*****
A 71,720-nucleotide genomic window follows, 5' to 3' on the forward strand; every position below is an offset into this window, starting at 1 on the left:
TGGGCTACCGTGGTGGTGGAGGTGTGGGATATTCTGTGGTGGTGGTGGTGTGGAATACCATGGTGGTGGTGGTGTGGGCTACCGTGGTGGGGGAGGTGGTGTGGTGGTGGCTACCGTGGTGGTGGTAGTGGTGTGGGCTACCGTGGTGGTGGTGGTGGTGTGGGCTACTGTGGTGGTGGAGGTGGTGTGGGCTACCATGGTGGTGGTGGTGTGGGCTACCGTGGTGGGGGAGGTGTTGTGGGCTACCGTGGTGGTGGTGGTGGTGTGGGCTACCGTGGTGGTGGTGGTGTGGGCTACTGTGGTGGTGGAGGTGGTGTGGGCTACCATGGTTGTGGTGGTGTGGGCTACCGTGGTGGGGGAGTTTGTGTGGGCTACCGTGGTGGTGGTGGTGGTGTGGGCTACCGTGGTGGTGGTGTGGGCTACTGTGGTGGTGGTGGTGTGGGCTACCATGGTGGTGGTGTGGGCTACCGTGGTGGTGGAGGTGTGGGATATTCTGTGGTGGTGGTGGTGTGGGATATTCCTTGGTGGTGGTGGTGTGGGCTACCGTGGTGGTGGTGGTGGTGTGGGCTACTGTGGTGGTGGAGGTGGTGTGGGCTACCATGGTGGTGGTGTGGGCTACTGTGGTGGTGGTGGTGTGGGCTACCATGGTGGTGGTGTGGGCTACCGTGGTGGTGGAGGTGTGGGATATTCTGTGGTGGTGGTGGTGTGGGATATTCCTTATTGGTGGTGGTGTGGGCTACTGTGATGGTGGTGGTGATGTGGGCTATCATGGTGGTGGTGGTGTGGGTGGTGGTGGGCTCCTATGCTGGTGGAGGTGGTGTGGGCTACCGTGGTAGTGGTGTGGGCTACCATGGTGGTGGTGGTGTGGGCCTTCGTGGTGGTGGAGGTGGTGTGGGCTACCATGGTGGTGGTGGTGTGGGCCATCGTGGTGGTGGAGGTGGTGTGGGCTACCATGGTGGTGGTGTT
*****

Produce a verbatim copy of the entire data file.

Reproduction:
A 71,720-nucleotide genomic window follows, 5' to 3' on the forward strand; every position below is an offset into this window, starting at 1 on the left:
TGGGCTACCGTGGTGGTGGAGGTGTGGGATATTCTGTGGTGGTGGTGGTGTGGAATACCATGGTGGTGGTGGTGTGGGCTACCGTGGTGGGGGAGGTGGTGTGGTGGTGGCTACCGTGGTGGTGGTAGTGGTGTGGGCTACCGTGGTGGTGGTGGTGGTGTGGGCTACTGTGGTGGTGGAGGTGGTGTGGGCTACCATGGTGGTGGTGGTGTGGGCTACCGTGGTGGGGGAGGTGTTGTGGGCTACCGTGGTGGTGGTGGTGGTGTGGGCTACCGTGGTGGTGGTGGTGTGGGCTACTGTGGTGGTGGAGGTGGTGTGGGCTACCATGGTTGTGGTGGTGTGGGCTACCGTGGTGGGGGAGTTTGTGTGGGCTACCGTGGTGGTGGTGGTGGTGTGGGCTACCGTGGTGGTGGTGTGGGCTACTGTGGTGGTGGTGGTGTGGGCTACCATGGTGGTGGTGTGGGCTACCGTGGTGGTGGAGGTGTGGGATATTCTGTGGTGGTGGTGGTGTGGGATATTCCTTGGTGGTGGTGGTGTGGGCTACCGTGGTGGTGGTGGTGGTGTGGGCTACTGTGGTGGTGGAGGTGGTGTGGGCTACCATGGTGGTGGTGTGGGCTACTGTGGTGGTGGTGGTGTGGGCTACCATGGTGGTGGTGTGGGCTACCGTGGTGGTGGAGGTGTGGGATATTCTGTGGTGGTGGTGGTGTGGGATATTCCTTATTGGTGGTGGTGTGGGCTACTGTGATGGTGGTGGTGATGTGGGCTATCATGGTGGTGGTGGTGTGGGTGGTGGTGGGCTCCTATGCTGGTGGAGGTGGTGTGGGCTACCGTGGTAGTGGTGTGGGCTACCATGGTGGTGGTGGTGTGGGCCTTCGTGGTGGTGGAGGTGGTGTGGGCTACCATGGTGGTGGTGGTGTGGGCCATCGTGGTGGTGGAGGTGGTGTGGGCTACCATGGTGGTGGTGTT